Curated by: Luigi Canali De Rossi

Monday, September 13, 2004

Design Conventions: Why Standardizing Web Design Is Important

Web site designers build components of a whole.

This is really the essence of this valuable article by Jakob Nielsen preaching the relevance of more standardization in the design of Web sites, to facilitate the user in finding the information being seeked while not having to waste time in learning diverse content structures and navigation metaphors at each site.

"We must eliminate confusing design elements and move as far as possible into the realm of design conventions.

Even better, we should establish design standards for every important website task.

Standards ensure that users:

  • know what features to expect,

  • know how these features will look in the interface,

  • know where to find these features on the site and on the page,

  • know how to operate each feature to achieve their goal,

  • don't have to ponder the meaning of unknown design elements,

  • don't miss important features because they overlook a non-standard design element, and

  • don't get nasty surprises when something doesn't work as expected.

These benefits increase users' sense of mastery over the website, increase their ability to get things done, and increase their overall satisfaction with the experience.

Several design elements are common enough that users expect them to work in a certain way. These standard design elements include:

  • A logo in the upper left corner of the page
  • A search box on the homepage
  • An absence of splash pages
  • Breadcrumbs listed horizontally
  • Using the label "site map" for the site map (which is recommended from user research on site map usability)
  • Changing the color of visited links (recommended to help navigation)
  • Placing the shopping cart link in the upper right corner of page
  • Placing links to sibling areas (neighboring topics at the same information architecture level as the current location) in the left-hand column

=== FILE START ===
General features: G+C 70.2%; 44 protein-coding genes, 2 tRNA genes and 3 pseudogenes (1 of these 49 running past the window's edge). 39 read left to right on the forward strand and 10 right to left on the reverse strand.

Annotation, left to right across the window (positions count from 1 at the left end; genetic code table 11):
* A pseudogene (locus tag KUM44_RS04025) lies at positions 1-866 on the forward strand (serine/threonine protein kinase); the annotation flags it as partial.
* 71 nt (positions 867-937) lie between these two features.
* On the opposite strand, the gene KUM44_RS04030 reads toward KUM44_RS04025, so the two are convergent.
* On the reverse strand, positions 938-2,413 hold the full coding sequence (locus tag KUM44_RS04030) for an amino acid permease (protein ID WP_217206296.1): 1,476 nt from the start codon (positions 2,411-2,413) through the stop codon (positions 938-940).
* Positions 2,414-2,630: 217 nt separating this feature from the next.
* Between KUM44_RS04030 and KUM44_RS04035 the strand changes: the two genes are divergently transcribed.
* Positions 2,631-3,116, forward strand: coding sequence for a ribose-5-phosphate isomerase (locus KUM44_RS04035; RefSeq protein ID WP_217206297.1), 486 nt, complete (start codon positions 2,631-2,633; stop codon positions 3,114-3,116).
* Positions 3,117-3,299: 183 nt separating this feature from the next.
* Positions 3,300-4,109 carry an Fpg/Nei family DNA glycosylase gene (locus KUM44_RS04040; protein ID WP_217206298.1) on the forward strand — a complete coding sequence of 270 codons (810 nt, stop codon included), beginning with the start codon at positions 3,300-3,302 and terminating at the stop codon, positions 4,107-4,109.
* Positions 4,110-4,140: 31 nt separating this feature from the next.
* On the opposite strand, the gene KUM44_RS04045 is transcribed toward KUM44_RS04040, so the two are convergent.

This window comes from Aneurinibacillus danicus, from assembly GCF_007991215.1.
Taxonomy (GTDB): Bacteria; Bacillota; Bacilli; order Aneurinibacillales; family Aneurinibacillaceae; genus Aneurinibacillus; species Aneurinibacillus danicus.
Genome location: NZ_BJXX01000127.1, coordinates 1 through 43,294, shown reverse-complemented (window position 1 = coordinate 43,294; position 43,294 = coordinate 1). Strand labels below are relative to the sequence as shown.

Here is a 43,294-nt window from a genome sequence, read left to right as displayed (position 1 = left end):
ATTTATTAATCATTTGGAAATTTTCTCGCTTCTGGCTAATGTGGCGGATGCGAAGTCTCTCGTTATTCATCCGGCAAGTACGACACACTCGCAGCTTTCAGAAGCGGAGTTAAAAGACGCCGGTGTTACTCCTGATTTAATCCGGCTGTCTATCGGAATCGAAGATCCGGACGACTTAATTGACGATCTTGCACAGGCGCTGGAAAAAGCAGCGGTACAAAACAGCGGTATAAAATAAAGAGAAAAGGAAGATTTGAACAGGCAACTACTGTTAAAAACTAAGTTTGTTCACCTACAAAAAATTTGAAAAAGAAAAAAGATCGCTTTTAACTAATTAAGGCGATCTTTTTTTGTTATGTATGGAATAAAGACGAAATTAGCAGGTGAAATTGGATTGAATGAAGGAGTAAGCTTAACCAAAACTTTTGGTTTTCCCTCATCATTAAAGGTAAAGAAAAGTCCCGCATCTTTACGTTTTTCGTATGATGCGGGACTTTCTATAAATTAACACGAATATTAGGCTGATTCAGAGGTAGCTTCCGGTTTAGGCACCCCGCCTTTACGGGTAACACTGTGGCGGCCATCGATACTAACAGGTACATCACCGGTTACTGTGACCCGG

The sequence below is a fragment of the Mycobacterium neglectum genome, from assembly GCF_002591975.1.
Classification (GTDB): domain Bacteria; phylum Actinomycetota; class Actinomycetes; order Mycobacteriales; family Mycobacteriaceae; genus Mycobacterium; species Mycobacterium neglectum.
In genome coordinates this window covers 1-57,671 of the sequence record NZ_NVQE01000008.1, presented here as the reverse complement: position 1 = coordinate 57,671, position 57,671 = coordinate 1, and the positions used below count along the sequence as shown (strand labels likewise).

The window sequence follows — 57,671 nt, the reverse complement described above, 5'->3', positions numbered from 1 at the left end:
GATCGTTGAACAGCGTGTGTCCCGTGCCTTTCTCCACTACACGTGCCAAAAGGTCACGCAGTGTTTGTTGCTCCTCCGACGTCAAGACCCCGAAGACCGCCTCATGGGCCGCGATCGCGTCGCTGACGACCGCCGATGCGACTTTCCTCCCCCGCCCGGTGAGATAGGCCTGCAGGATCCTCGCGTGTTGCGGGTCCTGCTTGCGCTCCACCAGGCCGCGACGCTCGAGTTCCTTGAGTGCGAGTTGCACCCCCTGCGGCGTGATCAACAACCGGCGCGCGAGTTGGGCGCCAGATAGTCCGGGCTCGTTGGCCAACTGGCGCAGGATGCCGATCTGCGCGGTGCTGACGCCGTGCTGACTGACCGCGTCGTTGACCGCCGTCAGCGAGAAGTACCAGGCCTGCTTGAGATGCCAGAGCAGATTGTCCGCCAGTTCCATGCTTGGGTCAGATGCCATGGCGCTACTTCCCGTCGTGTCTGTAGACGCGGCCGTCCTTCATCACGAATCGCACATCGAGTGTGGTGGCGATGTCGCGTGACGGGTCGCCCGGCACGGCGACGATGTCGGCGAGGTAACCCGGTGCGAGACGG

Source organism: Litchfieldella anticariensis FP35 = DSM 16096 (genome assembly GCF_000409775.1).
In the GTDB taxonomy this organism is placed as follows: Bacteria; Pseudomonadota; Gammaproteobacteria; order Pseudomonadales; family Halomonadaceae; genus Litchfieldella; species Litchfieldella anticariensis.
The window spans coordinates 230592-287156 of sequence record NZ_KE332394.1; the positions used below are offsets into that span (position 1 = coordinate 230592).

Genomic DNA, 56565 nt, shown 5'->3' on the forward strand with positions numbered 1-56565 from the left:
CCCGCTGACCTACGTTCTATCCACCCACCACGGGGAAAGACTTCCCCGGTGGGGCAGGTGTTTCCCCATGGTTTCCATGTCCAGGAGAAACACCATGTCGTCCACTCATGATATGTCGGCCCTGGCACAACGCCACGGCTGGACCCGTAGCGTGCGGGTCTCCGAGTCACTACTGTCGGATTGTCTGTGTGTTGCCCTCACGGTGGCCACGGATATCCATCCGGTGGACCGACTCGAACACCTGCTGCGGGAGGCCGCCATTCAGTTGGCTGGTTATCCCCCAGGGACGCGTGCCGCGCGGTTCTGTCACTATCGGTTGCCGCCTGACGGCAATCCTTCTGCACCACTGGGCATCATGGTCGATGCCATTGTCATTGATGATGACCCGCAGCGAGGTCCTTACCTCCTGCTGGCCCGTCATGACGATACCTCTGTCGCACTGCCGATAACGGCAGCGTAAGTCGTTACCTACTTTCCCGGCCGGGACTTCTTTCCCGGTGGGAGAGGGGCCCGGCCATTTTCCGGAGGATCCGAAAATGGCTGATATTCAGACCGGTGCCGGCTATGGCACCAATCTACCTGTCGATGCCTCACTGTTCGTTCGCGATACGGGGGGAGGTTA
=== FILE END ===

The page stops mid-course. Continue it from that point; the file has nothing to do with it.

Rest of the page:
According to Jakob Nielsen, one of the world's authority on corporate Web usability, design standards help users navigate and find information as they move rapidly across different Web sites, as they are relieved from having to learn anew each site communication paradigm as they jump from one to the next.

As people spend most of their time by navigating "other" people Web sites, it is just common sense to follow main trends and conventions.

It is a common fault to end up offering exclusively an aesthetic/artistic dimension while providing a highly frustrating experience for information seekers.

"In visiting all these other sites, people become accustomed to the prevailing design standards and conventions. Thus, when users arrive at your site, they assume it will work the same way as other sites.

In our Web 2004 project, users left websites after 1 minute and 49 seconds on average, concluding in that time that the website didn't fulfill their needs.

With so little time to convince prospects that you're worthy of their business, you shouldn't waste even a second making them struggle with a deviant user interface.

...It's of course important to differentiate your content, services, and products, but in the interface to this material, your best strategy is to follow everyone else.

..The entire concept of "Web design" is a misnomer.

Individual project teams are not designing the Web any more than individual ants are designing an anthill.

Site designers build components of a whole, especially now that users are viewing the entirety of the Web as a single, integrated resource."

Recommended reading.



Jaob Nielsen -
Reference: Alertbox [ Read more ]
Readers' Comments    
blog comments powered by Disqus
posted by Robin Good on Monday, September 13 2004, updated on Tuesday, May 5 2015

Creative Commons License
This work is licensed under a Creative Commons License.




Real Time Web Analytics